Nicholas Eberstadt, an economist at the American Enterprise Institute who has studied the issue, said the dependence on government has increased through good times and bad, through Republican and Democratic administrations. The rate has increased an average of 3 tenths of a percent a year, or about 3.5 percentage points a decade.
This Shows Why Consumers Are Bogged Down
Our ever exuberant US consumers spent on average $89 a day in March on “discretionary” items, according to Gallup’s Daily Tracking survey. That was up five bucks from February, which is within the typical range of seasonal increases. It matched the previous high for a month of March since the Financial Crisis: March 2013. In March 2014 and 2015, consumers spent less: $87 and $86 respectively. Flat for the past four years!
But March is a peculiar month, with strong predictive qualities for the entire year. Gallup: For each of the past six years, the spending average for March has been a rough bellwether for that year’s spending, coming within $3 of the annual average. The months of April, June and October have come within this same range of the yearly averages since 2010. This did not hold true in March 2008 and March 2009, however — years in which the recession and the financial crisis dealt their immediate blows.
And just how flat have the past years been? This chart shows the monthly averages going back to 2008, when the survey began. The plunge and spike in 2008 was followed by the collapse as the Financial Crisis hit home. Then spending gradually recovered until 2013, when, at lower levels than 2008, it became range-bound — a spending pattern that Gallup calls euphemistically, “fairly consistent since then.” The stagnation zone:
Auto leases up 76% since 2008
It's no secret new car prices are going up. We reported last week that the average transaction price for a new car went up 2% last month.
Because the cars consumers want to buy cost so much, consumers are faced with the choice of financing for six or seven years to get an affordable payment, or leasing the vehicle. Increasingly, more consumers are choosing a lease. Experian Automotive has released a study showing auto leases have increased 76% since 2008, when the company began tracking them.
Back then, leases weren't all that common, except on luxury cars. Today, the average option laden sedan or SUV goes for what a luxury model did in 2008. There are a lot of things to consider before going into a lease, as we have reported. But if you are weighing a lease or the purchase of a late model used car, the proliferation of leases just might tip the balance toward a used car purchase.
Here's why; more than 1.8 million vehicles will come off lease by the end of this year. What happens to those cars? Almost all will end up on a used car lot. "With such a large volume of vehicles coming back into the market, consumers, dealers, and lenders will want to better understand the options available to them so they are able to take action," Melinda Zabritski, senior director of automotive finance for Experian, said in a statement. It's a matter of supply and demand. An increase in the supply of late model cars may mean those cars sell for less than they might otherwise. For a used car shopper, that means more to choose from a more leverage when negotiating with the dealer.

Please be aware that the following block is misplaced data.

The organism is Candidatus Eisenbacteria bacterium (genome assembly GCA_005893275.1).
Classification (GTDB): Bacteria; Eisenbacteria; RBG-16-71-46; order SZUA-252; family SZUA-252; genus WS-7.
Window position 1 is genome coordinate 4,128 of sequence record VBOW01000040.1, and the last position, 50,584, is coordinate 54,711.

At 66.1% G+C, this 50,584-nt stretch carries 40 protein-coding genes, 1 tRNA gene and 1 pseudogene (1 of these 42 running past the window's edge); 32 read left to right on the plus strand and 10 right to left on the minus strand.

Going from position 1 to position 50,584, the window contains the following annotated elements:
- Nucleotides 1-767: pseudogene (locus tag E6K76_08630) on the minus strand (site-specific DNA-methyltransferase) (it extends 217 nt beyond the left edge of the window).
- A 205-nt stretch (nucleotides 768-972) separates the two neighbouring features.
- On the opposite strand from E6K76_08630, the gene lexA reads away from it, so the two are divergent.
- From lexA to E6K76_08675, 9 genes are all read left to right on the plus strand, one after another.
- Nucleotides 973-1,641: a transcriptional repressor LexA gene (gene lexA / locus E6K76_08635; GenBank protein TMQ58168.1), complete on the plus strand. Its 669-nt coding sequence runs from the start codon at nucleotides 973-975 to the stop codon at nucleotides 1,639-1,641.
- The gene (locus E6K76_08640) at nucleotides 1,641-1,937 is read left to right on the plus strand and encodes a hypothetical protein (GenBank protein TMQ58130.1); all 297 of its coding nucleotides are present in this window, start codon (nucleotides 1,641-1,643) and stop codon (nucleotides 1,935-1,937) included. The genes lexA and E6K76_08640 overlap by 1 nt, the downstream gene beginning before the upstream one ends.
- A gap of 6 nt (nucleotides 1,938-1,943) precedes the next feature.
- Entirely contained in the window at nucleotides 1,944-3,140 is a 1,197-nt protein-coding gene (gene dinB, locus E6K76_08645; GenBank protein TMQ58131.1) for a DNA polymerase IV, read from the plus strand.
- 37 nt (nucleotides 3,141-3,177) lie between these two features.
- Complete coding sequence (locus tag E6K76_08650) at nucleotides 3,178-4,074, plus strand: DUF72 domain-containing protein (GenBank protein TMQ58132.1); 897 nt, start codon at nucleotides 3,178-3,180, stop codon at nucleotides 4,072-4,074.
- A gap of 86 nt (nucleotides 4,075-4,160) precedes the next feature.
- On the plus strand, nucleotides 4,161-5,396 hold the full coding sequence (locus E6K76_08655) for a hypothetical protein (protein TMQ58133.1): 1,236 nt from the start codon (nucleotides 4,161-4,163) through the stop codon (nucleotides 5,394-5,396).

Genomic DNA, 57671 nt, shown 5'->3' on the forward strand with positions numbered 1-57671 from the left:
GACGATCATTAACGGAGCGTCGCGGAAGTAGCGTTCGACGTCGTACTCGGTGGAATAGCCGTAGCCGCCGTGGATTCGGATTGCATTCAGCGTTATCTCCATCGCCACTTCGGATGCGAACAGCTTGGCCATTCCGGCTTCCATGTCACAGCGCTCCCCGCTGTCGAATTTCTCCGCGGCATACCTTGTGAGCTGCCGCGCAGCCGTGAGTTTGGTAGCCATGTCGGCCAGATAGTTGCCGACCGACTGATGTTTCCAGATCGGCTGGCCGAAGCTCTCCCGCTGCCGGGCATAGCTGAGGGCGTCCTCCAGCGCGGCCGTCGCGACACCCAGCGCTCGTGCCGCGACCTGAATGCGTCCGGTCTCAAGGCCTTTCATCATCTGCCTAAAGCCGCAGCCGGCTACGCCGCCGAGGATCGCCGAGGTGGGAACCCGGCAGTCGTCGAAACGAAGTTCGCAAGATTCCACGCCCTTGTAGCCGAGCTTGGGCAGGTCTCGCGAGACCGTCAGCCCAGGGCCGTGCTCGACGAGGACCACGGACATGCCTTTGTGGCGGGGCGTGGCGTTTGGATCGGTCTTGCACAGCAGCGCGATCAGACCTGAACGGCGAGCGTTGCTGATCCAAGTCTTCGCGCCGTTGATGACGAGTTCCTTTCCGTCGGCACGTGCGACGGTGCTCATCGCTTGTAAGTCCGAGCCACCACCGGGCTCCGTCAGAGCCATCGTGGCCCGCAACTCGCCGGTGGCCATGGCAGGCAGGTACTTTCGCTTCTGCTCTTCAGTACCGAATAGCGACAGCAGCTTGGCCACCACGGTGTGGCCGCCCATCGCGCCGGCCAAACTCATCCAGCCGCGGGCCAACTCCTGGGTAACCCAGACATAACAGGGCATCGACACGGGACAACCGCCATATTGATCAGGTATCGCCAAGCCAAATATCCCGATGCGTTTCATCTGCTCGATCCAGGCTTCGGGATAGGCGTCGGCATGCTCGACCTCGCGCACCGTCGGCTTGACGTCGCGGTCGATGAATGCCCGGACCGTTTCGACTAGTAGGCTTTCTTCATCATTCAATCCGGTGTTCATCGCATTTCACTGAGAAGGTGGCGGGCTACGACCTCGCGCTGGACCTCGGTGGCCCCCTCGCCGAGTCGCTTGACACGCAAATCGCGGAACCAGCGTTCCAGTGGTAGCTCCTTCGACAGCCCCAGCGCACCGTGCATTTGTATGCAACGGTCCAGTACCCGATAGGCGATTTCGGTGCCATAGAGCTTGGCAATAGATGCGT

Third Chinese Bubble Set To Pop - Property, Stocks And Now Bonds
First, China’s property bubble popped. Then, China’s stock market bubble burst over the summer, and investors lost a ton of money before the government took control of the system. Now the concern floating around the world of markets is that the third in China’s “triple bubble” is about to burst.
That bubble is credit, especially corporate bonds, which have absolutely exploded over the past year as refugees from the other bubble bursts searched for yield. This one is going to be for a very straightforward reason, too — supply.
Simply put, there are about to be too many bonds in China, and that could ultimately harm the weakest part of the Chinese economy, the debt-loaded zombie companies that helped form the property bubble and are now unable to turn a healthy profit.
Here’s how all of this happened. When the Chinese stock market went careening downward last summer, a ton of the money that was invested in the market ran into the credit market, specifically corporate bonds. “In our view, China is in the midst of a triple bubble, with the third-biggest credit bubble of all time, the largest investment bubble (proxied by the investment share of GDP) and the second-biggest real-estate bubble,” Credit Suisse analyst Andrew Garthwaite wrote in a note back in July.
Charles Payne: It’s so expensive to do business in this country
U.S. trade deficit highest since summer despite rise in exports
The U.S. trade deficit widened 2.6% in February largely because of an uptick in imports, marking the third increase in a row and the biggest gap since the end of last summer.
The deficit increased to a seasonally adjusted $47.1 billion from a revised $45.9 billion in January, the government said Tuesday. The last time the trade gap was higher was in August 2015.
The bigger trade gap in the first two months of 2016 compared to a year earlier is expected to subtract from first-quarter U.S. growth. A higher deficit reduces gross domestic product.
Imports advanced by 1.3% to $225.1 billion in February, led by increases in pharmaceutical drugs, toys, games and sporting goods. The rise in imports suggests Americans may have boosted spending a bit, a sign that consumers are keeping the economy on a steady growth path. U.S. exports rose a smaller 1% to $178.1 billion, but that was the first gain since September.